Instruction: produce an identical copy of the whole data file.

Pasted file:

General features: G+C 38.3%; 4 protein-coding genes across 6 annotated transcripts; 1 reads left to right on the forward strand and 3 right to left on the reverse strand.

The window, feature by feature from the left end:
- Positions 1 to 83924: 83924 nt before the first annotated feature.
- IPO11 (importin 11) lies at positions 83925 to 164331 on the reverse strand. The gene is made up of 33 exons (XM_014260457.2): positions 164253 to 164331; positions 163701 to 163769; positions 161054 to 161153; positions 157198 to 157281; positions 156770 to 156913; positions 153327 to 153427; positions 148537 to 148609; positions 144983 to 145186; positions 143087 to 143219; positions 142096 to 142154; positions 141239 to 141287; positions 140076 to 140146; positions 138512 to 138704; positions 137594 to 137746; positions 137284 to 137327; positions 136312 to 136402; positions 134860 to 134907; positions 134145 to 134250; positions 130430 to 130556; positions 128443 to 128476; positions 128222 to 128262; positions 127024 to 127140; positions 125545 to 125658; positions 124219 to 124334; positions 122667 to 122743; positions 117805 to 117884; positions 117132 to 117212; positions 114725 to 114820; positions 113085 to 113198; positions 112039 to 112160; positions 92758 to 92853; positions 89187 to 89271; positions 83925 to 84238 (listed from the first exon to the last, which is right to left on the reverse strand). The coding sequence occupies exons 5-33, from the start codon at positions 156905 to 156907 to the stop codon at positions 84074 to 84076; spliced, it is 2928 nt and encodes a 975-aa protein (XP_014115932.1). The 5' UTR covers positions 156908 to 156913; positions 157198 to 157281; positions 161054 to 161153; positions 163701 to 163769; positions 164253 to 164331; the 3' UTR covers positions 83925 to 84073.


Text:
General features: G+C 38.3%; 4 protein-coding genes across 6 annotated transcripts; 1 reads left to right on the forward strand and 3 right to left on the reverse strand.

The window, feature by feature from the left end:
- Positions 1 to 83924: 83924 nt before the first annotated feature.
- IPO11 (importin 11) lies at positions 83925 to 164331 on the reverse strand. The gene is made up of 33 exons (XM_014260457.2): positions 164253 to 164331; positions 163701 to 163769; positions 161054 to 161153; positions 157198 to 157281; positions 156770 to 156913; positions 153327 to 153427; positions 148537 to 148609; positions 144983 to 145186; positions 143087 to 143219; positions 142096 to 142154; positions 141239 to 141287; positions 140076 to 140146; positions 138512 to 138704; positions 137594 to 137746; positions 137284 to 137327; positions 136312 to 136402; positions 134860 to 134907; positions 134145 to 134250; positions 130430 to 130556; positions 128443 to 128476; positions 128222 to 128262; positions 127024 to 127140; positions 125545 to 125658; positions 124219 to 124334; positions 122667 to 122743; positions 117805 to 117884; positions 117132 to 117212; positions 114725 to 114820; positions 113085 to 113198; positions 112039 to 112160; positions 92758 to 92853; positions 89187 to 89271; positions 83925 to 84238 (listed from the first exon to the last, which is right to left on the reverse strand). The coding sequence occupies exons 5-33, from the start codon at positions 156905 to 156907 to the stop codon at positions 84074 to 84076; spliced, it is 2928 nt and encodes a 975-aa protein (XP_014115932.1). The 5' UTR covers positions 156908 to 156913; positions 157198 to 157281; positions 161054 to 161153; positions 163701 to 163769; positions 164253 to 164331; the 3' UTR covers positions 83925 to 84073.